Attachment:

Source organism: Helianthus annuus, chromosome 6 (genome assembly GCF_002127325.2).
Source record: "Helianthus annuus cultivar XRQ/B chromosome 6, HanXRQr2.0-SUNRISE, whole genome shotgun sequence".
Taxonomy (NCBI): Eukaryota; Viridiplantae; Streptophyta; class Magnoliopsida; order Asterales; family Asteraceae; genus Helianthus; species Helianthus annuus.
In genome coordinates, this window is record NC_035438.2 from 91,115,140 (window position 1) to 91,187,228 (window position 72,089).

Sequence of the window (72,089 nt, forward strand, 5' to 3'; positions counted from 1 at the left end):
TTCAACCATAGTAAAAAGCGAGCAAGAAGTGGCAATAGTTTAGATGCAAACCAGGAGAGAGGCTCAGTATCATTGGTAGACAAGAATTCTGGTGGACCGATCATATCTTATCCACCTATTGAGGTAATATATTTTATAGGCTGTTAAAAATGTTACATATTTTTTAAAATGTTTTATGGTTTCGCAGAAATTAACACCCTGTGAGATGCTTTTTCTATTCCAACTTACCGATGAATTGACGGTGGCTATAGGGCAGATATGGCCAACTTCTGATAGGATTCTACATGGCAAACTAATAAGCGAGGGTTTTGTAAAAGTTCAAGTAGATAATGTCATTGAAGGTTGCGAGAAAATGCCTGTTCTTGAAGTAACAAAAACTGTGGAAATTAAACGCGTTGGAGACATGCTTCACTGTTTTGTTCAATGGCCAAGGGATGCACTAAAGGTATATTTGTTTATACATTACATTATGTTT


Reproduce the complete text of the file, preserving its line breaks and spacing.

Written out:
Source organism: Helianthus annuus, chromosome 6 (genome assembly GCF_002127325.2).
Source record: "Helianthus annuus cultivar XRQ/B chromosome 6, HanXRQr2.0-SUNRISE, whole genome shotgun sequence".
Taxonomy (NCBI): Eukaryota; Viridiplantae; Streptophyta; class Magnoliopsida; order Asterales; family Asteraceae; genus Helianthus; species Helianthus annuus.
In genome coordinates, this window is record NC_035438.2 from 91,115,140 (window position 1) to 91,187,228 (window position 72,089).

Sequence of the window (72,089 nt, forward strand, 5' to 3'; positions counted from 1 at the left end):
TTCAACCATAGTAAAAAGCGAGCAAGAAGTGGCAATAGTTTAGATGCAAACCAGGAGAGAGGCTCAGTATCATTGGTAGACAAGAATTCTGGTGGACCGATCATATCTTATCCACCTATTGAGGTAATATATTTTATAGGCTGTTAAAAATGTTACATATTTTTTAAAATGTTTTATGGTTTCGCAGAAATTAACACCCTGTGAGATGCTTTTTCTATTCCAACTTACCGATGAATTGACGGTGGCTATAGGGCAGATATGGCCAACTTCTGATAGGATTCTACATGGCAAACTAATAAGCGAGGGTTTTGTAAAAGTTCAAGTAGATAATGTCATTGAAGGTTGCGAGAAAATGCCTGTTCTTGAAGTAACAAAAACTGTGGAAATTAAACGCGTTGGAGACATGCTTCACTGTTTTGTTCAATGGCCAAGGGATGCACTAAAGGTATATTTGTTTATACATTACATTATGTTT